Important Australian + International Fine Art
29 August 2012


(1912 - 1981)

watercolour and pencil on paper

48.0 x 68.0 cm

signed and dated lower right: Russell Drysdale ‘37

$20,000 - 30,000
Sold for $45,600 (inc. BP) in Auction 26 - 29 August 2012, Melbourne

George Bell, Melbourne
Thence by descent to the artist's daughter, Antoinette Niven, Melbourne
Private collection, Melbourne


The Drawings of Russell Drysdale, 1980 Perth Survey of Drawing, Art Gallery of Western Australia, Perth, 21 February – 15 March 1980; and then touring to Art Gallery of New South Wales, Sydney, 12 April – 18 May 1980; Brisbane Civic Art Gallery and Museum, Brisbane, 2 July – 1 August 1980; Art Gallery of South Australia, Adelaide, 6 September – 19 October 1980


Klepac, L., The Drawings of Russell Drysdale,1980 Perth Survey of Drawing, Art Gallery ofWestern Australia, Perth, 1980, cat. 6, p. 53,pl. 3, p. 68 (illus.)
Eagle, M., and Minchin, J., The George Bell School:Students, Friends and Influences, Deutscher ArtPublications, Melbourne, 1981, p. 96 (illus.)
Klepac, L., The Life and Work of RussellDrysdale, Bay Books, Sydney, 1983, pp. 197,365, pl. 8 (illus. as'Composition (Nudes)')

Catalogue text

Composition 1937 comes from the time Russell Drysdale was at the George Bell Bourke Street school where Paul Cézanne was much admired. It shows Drysdale's then considerable interest in the French master, reproductions of whose work he had seen at Gino Nibbi's Leonardo Art Shop. Fellow student Geoff Jones recalled Drysdale 'coming into the studio one day 'full of excitement. He'd seen more Cézanne prints at Nibbi's of such good quality you could see the paint surface'.1 It was a period of intense learning, as Drysdale later remarked, 'Every influence around the place flooded me, and I seized it.'2 This lively influence of Cézanne on the early work of Drysdale is seen at its best in Composition 1937. While present in other watercolour drawings of the time as The Card Players 1935/37 and Stacking Wood, Heidelberg 1937, Composition has a special grandeur about it. Recalling, in subject and composition, the great Bathers paintings of Cézanne, Drysdale's female forms are likewise pleasingly rotund. Moreover, the vibrancy of the composition is achieved by a similar interplay between dynamic diagonals and the vivacity of the lights and darks across the picture plane. Frieze like, it has a certain classical, monumental quality which one associates with grand, large-sized compositions or murals. This same quality can be found in other works of 1937 as the pen, ink and water colour Sketch for Tempera Composition and the oil painting Men Mixing Concrete, both of which were included in the Drysdale retrospective exhibition at the Art Gallery of New South Wales in 1960.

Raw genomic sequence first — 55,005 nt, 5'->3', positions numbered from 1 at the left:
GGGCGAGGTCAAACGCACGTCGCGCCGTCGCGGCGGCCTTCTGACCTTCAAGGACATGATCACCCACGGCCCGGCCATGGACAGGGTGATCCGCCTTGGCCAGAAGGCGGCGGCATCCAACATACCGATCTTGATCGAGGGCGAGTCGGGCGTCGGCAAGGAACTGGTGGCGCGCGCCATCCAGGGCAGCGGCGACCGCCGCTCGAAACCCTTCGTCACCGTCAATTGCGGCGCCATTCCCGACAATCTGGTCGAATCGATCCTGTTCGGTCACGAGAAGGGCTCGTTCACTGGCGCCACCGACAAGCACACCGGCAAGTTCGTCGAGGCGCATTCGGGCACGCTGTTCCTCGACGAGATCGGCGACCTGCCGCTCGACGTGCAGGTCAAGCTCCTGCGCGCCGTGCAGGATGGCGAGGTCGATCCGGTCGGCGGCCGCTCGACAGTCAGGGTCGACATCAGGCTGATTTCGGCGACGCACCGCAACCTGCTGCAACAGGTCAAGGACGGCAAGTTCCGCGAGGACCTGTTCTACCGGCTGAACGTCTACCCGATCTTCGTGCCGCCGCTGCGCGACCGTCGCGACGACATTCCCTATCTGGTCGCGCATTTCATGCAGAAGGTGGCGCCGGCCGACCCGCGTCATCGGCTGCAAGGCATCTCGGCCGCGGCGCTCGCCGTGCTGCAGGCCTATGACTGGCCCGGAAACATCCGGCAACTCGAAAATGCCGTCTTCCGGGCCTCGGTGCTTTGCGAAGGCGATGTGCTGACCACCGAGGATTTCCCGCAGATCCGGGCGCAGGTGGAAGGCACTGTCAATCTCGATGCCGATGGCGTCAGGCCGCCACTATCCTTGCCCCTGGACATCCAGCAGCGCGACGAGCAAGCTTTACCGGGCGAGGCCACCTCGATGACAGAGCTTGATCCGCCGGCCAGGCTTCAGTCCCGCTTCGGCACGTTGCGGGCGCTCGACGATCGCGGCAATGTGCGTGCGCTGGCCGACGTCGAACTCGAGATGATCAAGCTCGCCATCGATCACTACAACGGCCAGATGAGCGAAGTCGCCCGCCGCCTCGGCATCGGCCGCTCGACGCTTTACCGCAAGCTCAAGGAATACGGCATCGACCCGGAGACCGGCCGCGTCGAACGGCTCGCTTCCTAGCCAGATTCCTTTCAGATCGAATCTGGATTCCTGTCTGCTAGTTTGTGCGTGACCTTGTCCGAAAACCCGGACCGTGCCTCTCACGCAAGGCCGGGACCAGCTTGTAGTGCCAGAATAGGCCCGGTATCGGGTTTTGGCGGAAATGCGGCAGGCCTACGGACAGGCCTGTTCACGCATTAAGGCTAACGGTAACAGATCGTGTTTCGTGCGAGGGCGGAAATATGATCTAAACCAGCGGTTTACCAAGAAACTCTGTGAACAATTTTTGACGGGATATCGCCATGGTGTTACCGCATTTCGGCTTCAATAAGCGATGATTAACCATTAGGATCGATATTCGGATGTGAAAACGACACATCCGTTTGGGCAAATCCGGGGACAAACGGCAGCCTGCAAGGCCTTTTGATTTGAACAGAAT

Another important influence was Ian Fairweather. Drysdale, like his fellow students, was greatly impressed by Fairweather's work, as seen in the design and flowing, arabesquelines of Composition. In recollection, Drysdale said,'I was affected by Fairweather becausehe was to me the first example of a draughtsman that I'd seen. He had a quality that to my uninformed mind was unmistakable.' 3 Writing in the foreword to the exhibition of drawings at Joseph Brown's Gallery in 1981, Patrick McCaughey said, 'Russell Drysdale's gifts as a draughtsman were recognized from the start and they have remained central to any understanding and appreciation of his art.'4 Composition reveals the influence of Bell's teaching and the work of Cézanne and Fairweather on the gifted Drysdale at an important stage in his development. They are the attire, as it were, in which he then clothed his progressive realization of his prodigious talent leading to the extraordinary individuality of his images of outback Australia and Australians. As a key step in this development, Composition is a very commanding work in its own right.

1. Jones quoted in Eagle, M., and Minchin, J., The George Bell School: Students, Friends and Influences, Deutscher Art Publications, Melbourne, 1981, p. 96. Drysdale's interest went so far that he even bought a copy of Fritz Novotnoy's book on Cézanne, published that same year of 1937
2. Drysdale, film transcript interview, Visual Arts Board, Australia Council, Sydney, 1975, quoted in Klepac, L.,The Life and Work of Russell Drysdale, Bay Books, Sydney, 1983, p. 25
3. Drysdale quoted in Eagle, op. cit., p. 96. Drysdale owned one of Fairweather's paintings at this time.
4. McCaughey, P., 'Foreword', Russell Drysdale Drawings 1935-1980, Joseph Brown Gallery, Melbourne, 1980, no pagination